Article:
A song for Monday: Psalm 121

I’ve never talked with you about Psalm 121. It’s a song that strengthens me. When my heart sings it, I am encouraged. It has been shaping me for a several decades but I’ve never talked with you about it.

“The sun will not smite me by day, nor the moon by night.” That’s not exactly how the NIV reads, but it is how Bernstein included this Psalm in “A Simple Song“. I started singing those words, the phrases form Psalm 121 in college. Not out loud, for to me to sing outside my head encourages no one. But the musical blend of dissonance and resolve in this piece reflects the lyrical dissonance and resolve in the Psalm itself. Somehow, singing the lines strengthens me.

When Eugene Peterson writes about that passage (A Long Obedience in the Same Direction), he asks, “How can the moon smite you?”, then talks about the struggles we have in the dark, the doubts that creep, the questions that rob us of sleep. Peterson’s explanation of the lyricist’s imagery makes sense. And comforts.

I realized why I haven’t talked about this song. It’s easy to treat it as an assertion and to offer counterexamples. When the psalmist says, “The Lord will keep you from all evil; he will keep your life,” it is possible to say, “But what about the time that evil hurt my friend, my daughter, me?” When the psalmist says, “He will not let your foot be moved”, we say, “But what about the time my friend did slip?”

And so, to avoid the argument, I’ve not mentioned the song. In the process, I’ve not pointed you to this pilgrim song, sung for generations on their way to Jerusalem. I apologize. We need anthems that teach large truths even while we sort out specific events.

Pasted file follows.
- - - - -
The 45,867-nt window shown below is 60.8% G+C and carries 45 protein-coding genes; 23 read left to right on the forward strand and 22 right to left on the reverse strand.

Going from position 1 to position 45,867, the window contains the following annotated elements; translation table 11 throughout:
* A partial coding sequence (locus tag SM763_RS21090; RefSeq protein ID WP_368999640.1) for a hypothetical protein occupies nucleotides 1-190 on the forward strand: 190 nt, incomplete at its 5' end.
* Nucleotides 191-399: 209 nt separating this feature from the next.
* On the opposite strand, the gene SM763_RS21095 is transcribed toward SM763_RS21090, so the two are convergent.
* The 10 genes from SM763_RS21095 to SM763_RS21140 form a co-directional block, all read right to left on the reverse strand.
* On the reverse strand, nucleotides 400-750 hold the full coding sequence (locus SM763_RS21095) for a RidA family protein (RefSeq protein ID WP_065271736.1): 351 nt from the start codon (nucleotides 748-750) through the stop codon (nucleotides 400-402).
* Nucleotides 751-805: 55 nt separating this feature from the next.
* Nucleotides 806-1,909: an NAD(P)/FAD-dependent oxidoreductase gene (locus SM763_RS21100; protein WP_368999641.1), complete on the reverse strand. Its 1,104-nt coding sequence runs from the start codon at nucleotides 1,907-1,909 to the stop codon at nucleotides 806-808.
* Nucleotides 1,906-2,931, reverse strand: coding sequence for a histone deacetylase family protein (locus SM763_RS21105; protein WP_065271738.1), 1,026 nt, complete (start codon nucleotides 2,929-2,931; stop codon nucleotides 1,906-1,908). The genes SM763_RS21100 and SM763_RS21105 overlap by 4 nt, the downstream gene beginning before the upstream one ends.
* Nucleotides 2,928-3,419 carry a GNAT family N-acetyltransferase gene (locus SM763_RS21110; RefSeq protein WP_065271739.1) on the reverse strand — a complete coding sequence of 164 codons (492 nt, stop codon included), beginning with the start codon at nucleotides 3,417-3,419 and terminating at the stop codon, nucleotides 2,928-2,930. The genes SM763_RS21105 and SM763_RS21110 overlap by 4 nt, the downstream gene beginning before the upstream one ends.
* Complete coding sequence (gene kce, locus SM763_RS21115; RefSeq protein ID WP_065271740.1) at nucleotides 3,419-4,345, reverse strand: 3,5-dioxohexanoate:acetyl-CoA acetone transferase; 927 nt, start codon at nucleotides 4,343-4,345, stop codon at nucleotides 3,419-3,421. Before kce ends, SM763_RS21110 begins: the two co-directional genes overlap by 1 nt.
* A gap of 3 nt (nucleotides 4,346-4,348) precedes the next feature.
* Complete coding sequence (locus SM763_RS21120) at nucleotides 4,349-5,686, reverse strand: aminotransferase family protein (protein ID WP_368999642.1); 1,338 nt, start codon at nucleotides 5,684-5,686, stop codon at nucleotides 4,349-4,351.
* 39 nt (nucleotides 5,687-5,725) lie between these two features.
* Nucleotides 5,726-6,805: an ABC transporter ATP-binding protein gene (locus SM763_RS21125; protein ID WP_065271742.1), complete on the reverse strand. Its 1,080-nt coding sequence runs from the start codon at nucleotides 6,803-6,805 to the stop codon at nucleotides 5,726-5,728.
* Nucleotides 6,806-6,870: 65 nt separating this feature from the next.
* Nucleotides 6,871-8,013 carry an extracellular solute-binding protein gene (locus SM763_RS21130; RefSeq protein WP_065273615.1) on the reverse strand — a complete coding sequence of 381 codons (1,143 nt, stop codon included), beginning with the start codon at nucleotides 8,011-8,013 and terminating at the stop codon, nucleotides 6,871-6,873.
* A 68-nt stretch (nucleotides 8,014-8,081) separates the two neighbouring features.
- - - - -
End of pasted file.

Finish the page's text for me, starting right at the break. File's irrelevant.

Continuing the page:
4 thoughts on “A song for Monday: Psalm 121

  1. Rich Dixon

    Seems like we can either try to construct truth from our limited perspective based on a small sample of individual events, or we can seek to understand how our experiences mesh with what we know to be true…and accept that apparent contradictions mean we’re unable to see big enough.

    Path #1 demonstrates faith only in my personal experience. Path #2 requires faith in something bigger.


  2. Hugh McDevitt

    Jon, you and I share love of a number of psalms. Psalm 121 is one of my favorites. And, as I have done in this forum before, I’d like to share one of my favorite choral settings of this psalm–by jazz artists Pat Metheny and Lyle Mayes. The choir I direct has sung this setting in church, and we have used it quite often for a Compline service that we sometimes sing at Stanford University Memorial Church.


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